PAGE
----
A new report released by KPMG shows Project Independence homes return around four dollars to the ACT Government for each dollar invested via land packages.
Project Independence founder and chairman Glenn Keys launched the report at Government House with Project Independence patron Governor-General David Hurley during a thank-you function for sponsors.
The report compares the return on investment from Project Independence homes against three other possible options for providing a home to people with an intellectual disability: continuing to live with their family or carers, living in public housing, or living in community housing.
For every dollar the ACT Government has invested (as land grants to Project Independence to build homes on), the return on investment is significantly higher than any other social housing model.
Mr Keys said the report is important in informing the ACT Government’s decision making on how to use land to the best advantage, and establishing exactly what the return on investment on land grants is from a Project Independence home.
He said it’s an essential part of showing the government that their support of Project Independence is sound.
“We know there are a lot of demands on the government for land. It’s difficult for them to pick the right one to choose, how do they know they’re getting the best bang for their buck?” said Mr Keys.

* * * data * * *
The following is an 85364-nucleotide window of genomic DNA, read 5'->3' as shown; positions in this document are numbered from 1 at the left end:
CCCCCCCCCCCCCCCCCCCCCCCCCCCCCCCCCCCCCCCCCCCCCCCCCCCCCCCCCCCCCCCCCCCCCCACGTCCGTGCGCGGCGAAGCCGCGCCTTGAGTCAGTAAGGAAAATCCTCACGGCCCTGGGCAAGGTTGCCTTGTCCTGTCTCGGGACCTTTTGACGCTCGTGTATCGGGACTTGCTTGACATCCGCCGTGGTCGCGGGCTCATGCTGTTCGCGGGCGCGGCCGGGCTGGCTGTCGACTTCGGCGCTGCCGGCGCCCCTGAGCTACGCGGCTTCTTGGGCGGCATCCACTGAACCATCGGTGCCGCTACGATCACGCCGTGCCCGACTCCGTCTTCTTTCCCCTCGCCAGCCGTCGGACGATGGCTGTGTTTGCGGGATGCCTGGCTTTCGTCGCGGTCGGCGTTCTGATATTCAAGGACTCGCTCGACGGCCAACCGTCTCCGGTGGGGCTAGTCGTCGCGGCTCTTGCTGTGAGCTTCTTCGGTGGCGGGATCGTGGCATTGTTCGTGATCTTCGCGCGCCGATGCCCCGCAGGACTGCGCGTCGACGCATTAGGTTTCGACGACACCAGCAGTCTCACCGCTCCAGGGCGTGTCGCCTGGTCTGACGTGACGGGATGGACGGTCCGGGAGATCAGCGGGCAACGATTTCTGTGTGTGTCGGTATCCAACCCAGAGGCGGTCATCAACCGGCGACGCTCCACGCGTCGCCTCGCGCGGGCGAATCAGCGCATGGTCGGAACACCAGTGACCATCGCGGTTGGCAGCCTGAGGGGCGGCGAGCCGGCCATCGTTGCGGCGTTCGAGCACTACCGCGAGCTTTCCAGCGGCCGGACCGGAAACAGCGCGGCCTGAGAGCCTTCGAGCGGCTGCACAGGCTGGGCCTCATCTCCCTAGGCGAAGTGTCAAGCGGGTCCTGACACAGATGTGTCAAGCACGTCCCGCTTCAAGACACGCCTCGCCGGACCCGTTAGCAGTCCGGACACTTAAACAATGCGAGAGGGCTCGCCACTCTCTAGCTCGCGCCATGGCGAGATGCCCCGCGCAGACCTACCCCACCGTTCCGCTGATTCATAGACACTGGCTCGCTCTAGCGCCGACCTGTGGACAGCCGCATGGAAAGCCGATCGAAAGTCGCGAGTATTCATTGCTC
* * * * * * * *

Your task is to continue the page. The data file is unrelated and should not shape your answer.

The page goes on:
“I don’t have a problem with that as a taxpayer, and resident of the ACT,” he said.
“I also want to make sure the government is making the best use of their land and funds, and to make sure the government is a good steward of those assets.
“When they make the decision about how to use land, Project Independence can say – compared to anyone else – we’ve done our homework. It’s thought out, studied, independently valued to show the return on investment, and a Project Independence home returns almost $4 for every dollar the government invests.
“I’ve always approached Project Independence like I approach my business,” said Mr Keys.
“It has to be evidence-based, financially viable and sustainable. What we felt was that it was important, rather than saying ‘we save you a lot of money’, we put up the figures to prove it.
“We believe that if we’re going to ask sponsors, government and charities or investors such as Social Ventures Australia to support us, we have a responsibility to show them what we’re doing with their resources and that it’s having both a financial and social benefit,” said Mr Keys.
“We’ve built 20 homes with Project Independence, and we’re starting the next 10 now in Phillip.
“For the 10 units we’re about to start building, we have 52 people on the waiting list. There is such manifest demand for this service.
“We’ve looked at all the areas of savings to the government, capital, and operating, compared to what other community and public housing costs.
“Then there’s a whole bunch of stuff that isn’t quantified, like the quality of life for our residents, cost savings from the disability support pension when our residents become independent and find work. Then there’s the value of their work and their contribution to the economy, and the assurance to carers that their children now have a stable home,” said Mr Keys.
The report will be made available online on the Project Independence website.